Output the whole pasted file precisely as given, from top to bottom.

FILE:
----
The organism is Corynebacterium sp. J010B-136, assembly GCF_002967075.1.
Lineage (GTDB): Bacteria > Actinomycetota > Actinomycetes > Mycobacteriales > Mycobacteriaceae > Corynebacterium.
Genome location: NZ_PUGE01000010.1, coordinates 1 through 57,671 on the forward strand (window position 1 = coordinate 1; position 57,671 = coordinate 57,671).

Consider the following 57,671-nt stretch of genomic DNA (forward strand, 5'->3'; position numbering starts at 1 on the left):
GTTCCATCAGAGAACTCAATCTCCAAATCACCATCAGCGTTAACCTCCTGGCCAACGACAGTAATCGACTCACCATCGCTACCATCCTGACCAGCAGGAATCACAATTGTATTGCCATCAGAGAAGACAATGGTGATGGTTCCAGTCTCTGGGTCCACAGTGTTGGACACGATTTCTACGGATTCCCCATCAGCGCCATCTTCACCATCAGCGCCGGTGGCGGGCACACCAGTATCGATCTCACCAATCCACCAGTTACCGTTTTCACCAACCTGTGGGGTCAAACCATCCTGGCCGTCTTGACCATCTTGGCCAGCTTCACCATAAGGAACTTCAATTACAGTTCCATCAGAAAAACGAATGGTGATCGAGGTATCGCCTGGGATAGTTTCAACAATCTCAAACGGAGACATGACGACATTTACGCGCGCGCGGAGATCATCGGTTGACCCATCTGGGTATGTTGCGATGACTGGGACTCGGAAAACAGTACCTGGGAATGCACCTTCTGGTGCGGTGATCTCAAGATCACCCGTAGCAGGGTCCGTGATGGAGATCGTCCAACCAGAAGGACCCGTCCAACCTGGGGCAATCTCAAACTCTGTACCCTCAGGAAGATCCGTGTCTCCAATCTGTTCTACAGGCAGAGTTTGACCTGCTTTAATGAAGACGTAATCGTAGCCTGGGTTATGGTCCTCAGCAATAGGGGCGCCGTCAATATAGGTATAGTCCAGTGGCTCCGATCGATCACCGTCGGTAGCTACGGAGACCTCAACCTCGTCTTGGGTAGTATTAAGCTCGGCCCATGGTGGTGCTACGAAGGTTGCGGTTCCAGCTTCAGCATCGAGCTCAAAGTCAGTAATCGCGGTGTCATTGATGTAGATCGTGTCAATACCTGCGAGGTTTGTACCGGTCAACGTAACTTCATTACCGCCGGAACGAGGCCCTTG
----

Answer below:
The organism is Corynebacterium sp. J010B-136, assembly GCF_002967075.1.
Lineage (GTDB): Bacteria > Actinomycetota > Actinomycetes > Mycobacteriales > Mycobacteriaceae > Corynebacterium.
Genome location: NZ_PUGE01000010.1, coordinates 1 through 57,671 on the forward strand (window position 1 = coordinate 1; position 57,671 = coordinate 57,671).

Consider the following 57,671-nt stretch of genomic DNA (forward strand, 5'->3'; position numbering starts at 1 on the left):
GTTCCATCAGAGAACTCAATCTCCAAATCACCATCAGCGTTAACCTCCTGGCCAACGACAGTAATCGACTCACCATCGCTACCATCCTGACCAGCAGGAATCACAATTGTATTGCCATCAGAGAAGACAATGGTGATGGTTCCAGTCTCTGGGTCCACAGTGTTGGACACGATTTCTACGGATTCCCCATCAGCGCCATCTTCACCATCAGCGCCGGTGGCGGGCACACCAGTATCGATCTCACCAATCCACCAGTTACCGTTTTCACCAACCTGTGGGGTCAAACCATCCTGGCCGTCTTGACCATCTTGGCCAGCTTCACCATAAGGAACTTCAATTACAGTTCCATCAGAAAAACGAATGGTGATCGAGGTATCGCCTGGGATAGTTTCAACAATCTCAAACGGAGACATGACGACATTTACGCGCGCGCGGAGATCATCGGTTGACCCATCTGGGTATGTTGCGATGACTGGGACTCGGAAAACAGTACCTGGGAATGCACCTTCTGGTGCGGTGATCTCAAGATCACCCGTAGCAGGGTCCGTGATGGAGATCGTCCAACCAGAAGGACCCGTCCAACCTGGGGCAATCTCAAACTCTGTACCCTCAGGAAGATCCGTGTCTCCAATCTGTTCTACAGGCAGAGTTTGACCTGCTTTAATGAAGACGTAATCGTAGCCTGGGTTATGGTCCTCAGCAATAGGGGCGCCGTCAATATAGGTATAGTCCAGTGGCTCCGATCGATCACCGTCGGTAGCTACGGAGACCTCAACCTCGTCTTGGGTAGTATTAAGCTCGGCCCATGGTGGTGCTACGAAGGTTGCGGTTCCAGCTTCAGCATCGAGCTCAAAGTCAGTAATCGCGGTGTCATTGATGTAGATCGTGTCAATACCTGCGAGGTTTGTACCGGTCAACGTAACTTCATTACCGCCGGAACGAGGCCCTTG